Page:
I'm certainly not cross.  I can't think of a higher compliment than someone taking one of my handknits quite literally off of me to keep for themselves.  And besides, it looks darling on her.  And she did give birth to me.  But I'm hiding my cowl. 



Winter hat 2 of 5.


I loved knitting this hat.  It was my first go at the magic loop method as well as working cables without a cable needle (so fast).  It was also my first encounter with Malabrigo yarn.  

It was a dream to knit--incredibly soft and I adore the subtle variations in color.  I now understand the self-proclaimed yarn snobs I've recently met.  I am pondering going back to work to fund an upgrade of yarn choices for everything in my knitting queue.

The pattern is the Star Crossed Slouchy beret by Natalie Larson, available free on Ravelry.  It is knit in Malabrigo's merino worsted, in the Tuareg colorway.  I did not modify the pattern and like the amount of slouch I got after blocking the hat.  I can wear it pulled down over my ears but it also stays put sitting back a bit. 

It was a perfect choice to knit while on vacation in Puerto Rico--super quick and the colorway will remind me of the beach and the beautiful clear blue water.


Once home, I cast on for a cowl to match using the same cable pattern.  I hope I have enough yarn left over to make a pair of hand warmers.  Oh, and I think I've settled on a pattern for the boys' hats--Thorpe from Through the Loops, also on Ravelry.  Not 100% sure but it's the front runner. 



Winter hat 1 of 5, check.

I finished knitting Charlie's winter hat a few weeks ago.  But I never got around to posting about it because I still need to steam block it--our iron is dying a slow, leaky death and I have yet to pick up a new one. 

The pattern is called "Turn a Square" by Jared Flood. More details and my notes can be found on Ravelry by clicking the image

Mother Nature, however, apparently cannot wait for me to run my errand and has decided to go ahead and make it cold outside.  She seemingly is also ignoring the calendar because temperatures at certain times of the day are dipping pretty low considering it is only October.  Now, I've lived in Northern Virginia for quite some time.  And so I'm pretty used to erratic weather.  But this shift was completely without warning--we were wearing tees and shorts during a pop up heat wave merely a week and a half ago.  And I'm pretty sure that a neighbor went so far as to put out their slip n slideBut now it's cold. 

And that, my friends, is the story of how the unblocked hat was placed into immediate service during some late night furniture painting in the garage.  The End (because I have moved on to knitting winter hat 2 of 5 and there is no chance that hat 1 will ever be blocked).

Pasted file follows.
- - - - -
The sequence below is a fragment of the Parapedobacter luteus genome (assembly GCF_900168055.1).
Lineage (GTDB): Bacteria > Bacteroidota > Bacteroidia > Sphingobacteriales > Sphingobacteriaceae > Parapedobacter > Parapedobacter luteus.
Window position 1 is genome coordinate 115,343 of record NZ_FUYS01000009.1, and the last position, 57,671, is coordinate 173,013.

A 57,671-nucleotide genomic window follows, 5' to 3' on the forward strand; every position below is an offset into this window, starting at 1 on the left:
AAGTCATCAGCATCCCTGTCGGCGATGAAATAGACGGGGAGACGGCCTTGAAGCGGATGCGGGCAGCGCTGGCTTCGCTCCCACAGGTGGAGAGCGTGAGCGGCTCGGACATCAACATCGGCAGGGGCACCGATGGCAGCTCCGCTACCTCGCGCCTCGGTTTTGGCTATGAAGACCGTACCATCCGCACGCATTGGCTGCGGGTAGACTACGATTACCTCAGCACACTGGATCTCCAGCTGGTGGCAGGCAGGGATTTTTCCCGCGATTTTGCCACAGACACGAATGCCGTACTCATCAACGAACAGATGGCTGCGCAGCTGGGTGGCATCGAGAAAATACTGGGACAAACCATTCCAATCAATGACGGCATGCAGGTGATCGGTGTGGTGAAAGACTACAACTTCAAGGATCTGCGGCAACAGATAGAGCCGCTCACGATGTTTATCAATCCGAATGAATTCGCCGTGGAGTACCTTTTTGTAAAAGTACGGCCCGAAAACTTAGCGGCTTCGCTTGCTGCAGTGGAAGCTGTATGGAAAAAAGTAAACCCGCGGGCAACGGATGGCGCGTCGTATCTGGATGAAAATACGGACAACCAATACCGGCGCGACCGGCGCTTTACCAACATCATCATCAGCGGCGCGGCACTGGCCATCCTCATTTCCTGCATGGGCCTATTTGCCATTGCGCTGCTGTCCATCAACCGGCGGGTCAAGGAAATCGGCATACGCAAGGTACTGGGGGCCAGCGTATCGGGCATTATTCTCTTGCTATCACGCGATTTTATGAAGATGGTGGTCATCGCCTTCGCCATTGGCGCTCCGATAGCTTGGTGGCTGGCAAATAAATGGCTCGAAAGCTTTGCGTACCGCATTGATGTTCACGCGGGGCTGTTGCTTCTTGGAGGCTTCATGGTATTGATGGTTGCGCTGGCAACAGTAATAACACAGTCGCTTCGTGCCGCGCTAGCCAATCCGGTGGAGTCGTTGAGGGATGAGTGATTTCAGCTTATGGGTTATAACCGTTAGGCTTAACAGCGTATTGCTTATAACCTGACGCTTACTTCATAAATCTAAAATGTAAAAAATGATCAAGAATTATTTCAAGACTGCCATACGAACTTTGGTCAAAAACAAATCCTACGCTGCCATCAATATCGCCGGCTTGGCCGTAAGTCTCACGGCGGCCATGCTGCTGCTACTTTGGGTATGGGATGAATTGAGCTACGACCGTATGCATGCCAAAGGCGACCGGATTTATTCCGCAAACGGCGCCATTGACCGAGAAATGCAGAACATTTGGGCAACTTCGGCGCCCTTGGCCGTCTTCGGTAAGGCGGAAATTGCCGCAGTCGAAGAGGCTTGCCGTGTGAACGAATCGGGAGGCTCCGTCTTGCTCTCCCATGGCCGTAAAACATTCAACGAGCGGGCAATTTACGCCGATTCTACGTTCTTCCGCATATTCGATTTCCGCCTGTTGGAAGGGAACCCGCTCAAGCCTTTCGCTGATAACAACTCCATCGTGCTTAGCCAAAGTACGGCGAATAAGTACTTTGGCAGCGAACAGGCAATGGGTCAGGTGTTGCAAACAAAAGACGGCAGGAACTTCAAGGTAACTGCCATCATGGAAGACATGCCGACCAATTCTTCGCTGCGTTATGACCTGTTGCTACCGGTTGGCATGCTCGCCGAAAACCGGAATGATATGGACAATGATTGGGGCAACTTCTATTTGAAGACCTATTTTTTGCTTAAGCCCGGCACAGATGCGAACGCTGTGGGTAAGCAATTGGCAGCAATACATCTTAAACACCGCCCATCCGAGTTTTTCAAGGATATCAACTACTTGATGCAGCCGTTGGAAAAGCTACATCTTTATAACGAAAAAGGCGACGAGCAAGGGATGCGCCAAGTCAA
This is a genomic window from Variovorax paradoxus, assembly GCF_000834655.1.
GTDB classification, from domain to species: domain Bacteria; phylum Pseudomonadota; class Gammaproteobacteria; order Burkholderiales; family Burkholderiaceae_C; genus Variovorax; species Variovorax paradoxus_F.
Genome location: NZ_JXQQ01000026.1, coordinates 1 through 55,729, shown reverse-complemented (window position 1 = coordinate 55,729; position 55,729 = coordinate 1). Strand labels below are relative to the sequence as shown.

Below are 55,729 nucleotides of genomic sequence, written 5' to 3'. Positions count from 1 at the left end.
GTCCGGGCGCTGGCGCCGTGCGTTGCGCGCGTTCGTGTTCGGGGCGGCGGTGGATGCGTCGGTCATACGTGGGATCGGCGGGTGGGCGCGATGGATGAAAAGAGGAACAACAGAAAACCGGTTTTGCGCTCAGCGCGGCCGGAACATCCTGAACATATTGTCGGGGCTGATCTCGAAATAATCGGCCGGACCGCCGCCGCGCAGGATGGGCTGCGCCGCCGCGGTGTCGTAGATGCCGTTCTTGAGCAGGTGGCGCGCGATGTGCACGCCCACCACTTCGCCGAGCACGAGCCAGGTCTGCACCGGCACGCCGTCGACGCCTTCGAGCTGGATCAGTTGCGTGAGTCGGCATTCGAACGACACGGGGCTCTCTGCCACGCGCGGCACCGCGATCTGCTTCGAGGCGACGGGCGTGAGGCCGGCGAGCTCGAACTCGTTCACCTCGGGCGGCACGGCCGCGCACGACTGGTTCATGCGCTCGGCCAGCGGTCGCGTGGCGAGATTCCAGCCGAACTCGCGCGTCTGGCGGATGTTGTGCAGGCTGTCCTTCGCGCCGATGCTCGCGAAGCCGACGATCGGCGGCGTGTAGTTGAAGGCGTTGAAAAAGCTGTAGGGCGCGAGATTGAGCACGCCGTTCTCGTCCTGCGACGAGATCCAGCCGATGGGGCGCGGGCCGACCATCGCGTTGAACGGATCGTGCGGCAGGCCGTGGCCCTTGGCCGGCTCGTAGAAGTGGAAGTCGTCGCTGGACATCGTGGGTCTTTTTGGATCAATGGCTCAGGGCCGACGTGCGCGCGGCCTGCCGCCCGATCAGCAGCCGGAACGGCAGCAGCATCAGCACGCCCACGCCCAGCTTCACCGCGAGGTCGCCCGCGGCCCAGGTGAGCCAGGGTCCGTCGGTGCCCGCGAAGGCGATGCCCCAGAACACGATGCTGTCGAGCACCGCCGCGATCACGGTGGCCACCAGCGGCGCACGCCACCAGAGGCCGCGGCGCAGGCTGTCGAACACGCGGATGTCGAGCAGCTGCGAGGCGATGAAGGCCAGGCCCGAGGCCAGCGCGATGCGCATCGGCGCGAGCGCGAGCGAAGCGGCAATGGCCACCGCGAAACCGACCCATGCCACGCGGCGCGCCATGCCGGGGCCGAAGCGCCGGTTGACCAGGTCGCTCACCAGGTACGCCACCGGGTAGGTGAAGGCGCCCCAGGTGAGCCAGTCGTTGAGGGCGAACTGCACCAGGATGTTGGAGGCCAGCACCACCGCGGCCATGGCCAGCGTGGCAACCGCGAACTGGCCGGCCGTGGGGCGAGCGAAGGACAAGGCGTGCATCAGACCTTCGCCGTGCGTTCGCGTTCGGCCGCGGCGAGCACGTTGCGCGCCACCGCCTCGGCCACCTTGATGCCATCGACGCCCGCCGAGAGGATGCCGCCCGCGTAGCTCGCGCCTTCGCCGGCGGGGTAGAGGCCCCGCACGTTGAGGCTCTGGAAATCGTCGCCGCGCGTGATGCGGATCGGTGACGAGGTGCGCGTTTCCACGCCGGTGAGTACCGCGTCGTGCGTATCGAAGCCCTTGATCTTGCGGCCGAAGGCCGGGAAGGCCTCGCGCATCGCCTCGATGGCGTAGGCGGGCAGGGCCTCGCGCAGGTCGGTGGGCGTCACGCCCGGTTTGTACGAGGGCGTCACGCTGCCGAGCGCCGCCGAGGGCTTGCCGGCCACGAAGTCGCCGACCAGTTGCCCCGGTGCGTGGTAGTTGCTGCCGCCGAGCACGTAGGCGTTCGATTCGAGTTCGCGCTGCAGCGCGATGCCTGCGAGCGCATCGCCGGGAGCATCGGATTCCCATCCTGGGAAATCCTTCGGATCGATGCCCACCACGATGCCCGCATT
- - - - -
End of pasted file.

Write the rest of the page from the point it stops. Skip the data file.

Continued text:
Sweater No. 2.

As I mentioned, I started and nearly finished my second handknit sweater while on vacation at the beach.  I finished it last week and after blocking it, I'm very happy that it fits (I was worried).

I will wear it over my favorite layering tees (Target tissue tees...which, by the way, if you are like me and like to kick off the cooler season with a fresh batch of layering tees, might I suggest you hurry and get them?  My Target was almost out already!).

I haven't added buttons yet because I haven't found the right ones.  But that should make the pocket edges look a lot better--they're pretty loose right now but I'm too lazy to add a crochet edge to tighten them.

My notes are on my Ravelry link, here.  Not sure of my next project--I want something special to work on while away on our anniversary trip in a few weeks.  I'm thinking a cowl or a shawlette (those seem to be all the rage--worn like a scarf...)



WIP update.

The sweater I started at the beach (cast-on photo is also my new blog header) couldn't be simpler.  It's actually called the simplest sweater on Ravelry and it is a great, straight forward pattern if you're searching for an easy top-down raglan sweater.  I didn't have much of a chance to work on it last week but it's getting there.  Here is a sneak peek showing what I accomplished at the beach.  The funny looking loops at the bottom are stitches held for pockets--yes my first go at pockets!  My Ravelry notes are here.

This sweater also help me reach a significant milestone (to me) with my knitting--knitting while reading.  That may sound crazy, I know.  And I'm right there with you.  Actually, the pre-knitting Sandra is right there with you.  Because pre-knitting me thought reading a book is best enjoyed with absolutely no other mental demand.  But hear me out.